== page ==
Mandated Competition

We have got to get over this freedom thing and stop cheating.

By Ian Morrison

Americans hate mandates. Mandates to cover specific diseases and conditions drive health insurance costs up. Mandates to provide open access to Emergency Rooms sink geographically undesirable hospitals. Mandates to collect, collate, and communicate data create burdensome administrative chores. Now we are going to add more mandates in healthcare. We are now talking about millions of Americans, even all of us, being mandated to buy health insurance. We are also talking about insurers being mandated to offer insurance and not have the freedom to walk away from risks they don’t like.

But while many healthcare folks hate mandates there are also a lot of mandates they really like. Doctors of all stripes like the mandates that you have to be a doctor or a certain type of “ologist” to do certain procedures and tasks and access the income streams associated with it. Hospitals like the mandate that they are the place where certain procedures can be done. Employers like the mandate that because of ERISA they can’t be mandated by states to do things. Sweet.

We have to put up with other mandates in our lives, like income tax, parking tickets, bridge tolls, paying admission to ball games, and so on. We are not mandated to vote like the Australians, (maybe we should be, then look out).

Coverage Mandates. Let’s be clear: there is no such thing as voluntary universal coverage anywhere in the world. By the same token, while many countries including Japan, Germany and Holland have mandated insurance that achieves almost complete universal coverage, similar schemes in America would not yield anything close to universal coverage. Why? Because we would cheat. We have to have car insurance and many of us don’t. We have to have children in order to claim children as dependents on our income tax, but until some smart aleck at the IRS started asking for the social security numbers of the kids, more than seven million non-existent kids were claimed as dependents. We all listen to NPR and we never pledge. So even liberals cheat. That doesn’t mean that mandates in healthcare might not make a lot of sense, we have to worry about enforcing them in a nation of cheaters. Part of the reason cheaters cheat when it comes to car insurance and possibly health insurance is that the cheaters can’t afford it or the consequences of not having insurance are less dire than buying it. As Judge Harry Low, former California Health Insurance Commissioner once famously said, “You don’t need insurance, unless you have assets to protect.” I would favor phased-in mandates, for individuals starting with kids and applying to all Americans over time, with instant enrollment and subsidy for the lowest income families. But I also favor employer mandates, starting with the largest and moving down to all employers over time. Eventually we will meet in the German middle where healthcare is paid by a payroll tax (half employer paid, half employee paid) with a ceiling on total payment close to our current FICA ceiling on income, because we upper income folk don’t like progressive taxation.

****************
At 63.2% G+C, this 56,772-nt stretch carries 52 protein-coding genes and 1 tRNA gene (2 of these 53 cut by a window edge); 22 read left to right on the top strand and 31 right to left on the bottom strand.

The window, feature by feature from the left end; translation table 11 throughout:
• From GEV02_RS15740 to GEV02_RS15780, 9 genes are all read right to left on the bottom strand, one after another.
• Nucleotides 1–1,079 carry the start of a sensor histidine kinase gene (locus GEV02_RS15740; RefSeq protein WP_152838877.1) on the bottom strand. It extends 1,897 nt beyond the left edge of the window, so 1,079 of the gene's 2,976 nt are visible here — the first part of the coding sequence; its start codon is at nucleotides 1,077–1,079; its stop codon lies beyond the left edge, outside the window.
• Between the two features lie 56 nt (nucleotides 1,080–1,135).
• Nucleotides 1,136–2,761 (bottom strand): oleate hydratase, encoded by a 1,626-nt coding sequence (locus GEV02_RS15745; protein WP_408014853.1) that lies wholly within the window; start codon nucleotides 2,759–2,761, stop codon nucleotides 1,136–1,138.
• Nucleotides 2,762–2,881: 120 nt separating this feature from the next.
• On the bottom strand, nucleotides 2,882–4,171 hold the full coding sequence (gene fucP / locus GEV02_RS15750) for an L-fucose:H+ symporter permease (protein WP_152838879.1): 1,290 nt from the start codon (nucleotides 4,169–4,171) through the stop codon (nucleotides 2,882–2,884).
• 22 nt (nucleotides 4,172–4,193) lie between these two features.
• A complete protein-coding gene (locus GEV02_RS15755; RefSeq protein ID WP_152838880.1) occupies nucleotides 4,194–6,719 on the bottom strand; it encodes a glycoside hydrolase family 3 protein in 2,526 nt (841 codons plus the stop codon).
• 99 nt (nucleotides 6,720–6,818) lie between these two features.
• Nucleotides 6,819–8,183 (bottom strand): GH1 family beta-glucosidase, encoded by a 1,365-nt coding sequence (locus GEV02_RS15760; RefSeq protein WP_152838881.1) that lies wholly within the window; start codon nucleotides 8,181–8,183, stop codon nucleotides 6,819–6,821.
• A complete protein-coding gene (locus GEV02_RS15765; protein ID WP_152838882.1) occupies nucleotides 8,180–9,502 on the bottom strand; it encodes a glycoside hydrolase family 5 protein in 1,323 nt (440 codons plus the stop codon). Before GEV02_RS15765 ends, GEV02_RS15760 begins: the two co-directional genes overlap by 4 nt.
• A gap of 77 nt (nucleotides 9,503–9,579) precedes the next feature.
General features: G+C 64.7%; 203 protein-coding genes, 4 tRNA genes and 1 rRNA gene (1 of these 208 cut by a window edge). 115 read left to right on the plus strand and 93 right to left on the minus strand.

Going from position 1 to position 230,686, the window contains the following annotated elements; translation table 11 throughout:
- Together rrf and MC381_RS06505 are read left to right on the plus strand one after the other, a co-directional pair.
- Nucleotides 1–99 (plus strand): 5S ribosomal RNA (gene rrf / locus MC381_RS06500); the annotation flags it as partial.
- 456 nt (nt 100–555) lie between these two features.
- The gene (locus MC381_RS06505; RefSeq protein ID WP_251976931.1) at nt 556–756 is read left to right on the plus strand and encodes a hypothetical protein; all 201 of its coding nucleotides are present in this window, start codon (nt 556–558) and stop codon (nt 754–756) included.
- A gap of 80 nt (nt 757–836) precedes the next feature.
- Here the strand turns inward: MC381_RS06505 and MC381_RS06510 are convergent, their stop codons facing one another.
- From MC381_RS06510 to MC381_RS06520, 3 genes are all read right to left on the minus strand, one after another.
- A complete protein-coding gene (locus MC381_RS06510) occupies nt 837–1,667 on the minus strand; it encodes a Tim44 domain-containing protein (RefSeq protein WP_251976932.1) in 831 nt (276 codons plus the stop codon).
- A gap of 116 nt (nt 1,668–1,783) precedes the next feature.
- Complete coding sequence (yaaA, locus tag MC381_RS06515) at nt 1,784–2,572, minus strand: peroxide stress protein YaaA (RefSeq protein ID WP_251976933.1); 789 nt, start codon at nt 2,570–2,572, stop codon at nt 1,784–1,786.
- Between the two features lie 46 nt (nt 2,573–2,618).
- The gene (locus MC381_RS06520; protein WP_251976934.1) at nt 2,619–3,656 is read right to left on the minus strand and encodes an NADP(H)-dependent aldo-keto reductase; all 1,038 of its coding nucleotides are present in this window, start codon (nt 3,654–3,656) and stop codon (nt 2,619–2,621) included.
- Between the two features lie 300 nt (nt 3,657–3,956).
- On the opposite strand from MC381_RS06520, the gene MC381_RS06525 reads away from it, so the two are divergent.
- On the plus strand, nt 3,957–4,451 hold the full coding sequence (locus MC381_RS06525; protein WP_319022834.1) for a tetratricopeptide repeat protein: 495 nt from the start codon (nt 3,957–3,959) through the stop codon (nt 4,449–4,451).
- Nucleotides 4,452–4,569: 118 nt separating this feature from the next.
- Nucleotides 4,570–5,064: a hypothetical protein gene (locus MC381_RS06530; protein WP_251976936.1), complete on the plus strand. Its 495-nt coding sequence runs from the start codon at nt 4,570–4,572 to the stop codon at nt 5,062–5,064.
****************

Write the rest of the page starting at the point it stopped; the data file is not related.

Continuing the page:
Issuance Mandates. Health insurers should not just pick and choose worthy risks. There are precedents internationally for risk adjustment factors that even out the adverse selection effects on insurers (see my column on Australia). Cream skimming by insurers that leaves vulnerable families destitute, is more of a crime than inadequately adjusted adverse selection experienced by a multi-billion insurer.

Provider Mandates. At a recent meeting of the World Healthcare Congress, a New Zealand doctor was asked how that country achieved virtually universal adoption of electronic health records by that nation’s primary care doctors compare to approximately 20% of primary care doctors in the US. In his wonderfully quiet and clipped New Zealand accent he said: “The government won’t pay you unless you have one.” Brilliant. Now, I am sympathetic to the economic plight of American primary care doctors who now earn approximately half of the pay of their British brethren. So here’s my idea: tell doctors that they can’t bill Medicare unless they have an electronic medical record by 2010 and give them a tax credit to put one in. While we are at it we should have mandatory public reporting of standardized costs and quality metrics by all providers.

Patient Mandates. We slothful consumer should not get off the hook. Everyone should be mandated to complete a Health Risk Appraisal before enrolling in any health insurance plan. No HRA, no coverage. Our co-payment should rise if we are not in compliance with our treatment plan. And we should all be mandated to submit to arbitration before we get to sue our health plan, our doctor, or our employer over health issues.

Then let’s have it in a good old fashioned market, competing head to head on the basis of cost, quality and value. And let’s not whine about it.

Ian Morrison is an author, consultant and futurist based in Menlo Park, Calif. He is also a regular contributor to H&HN OnLine.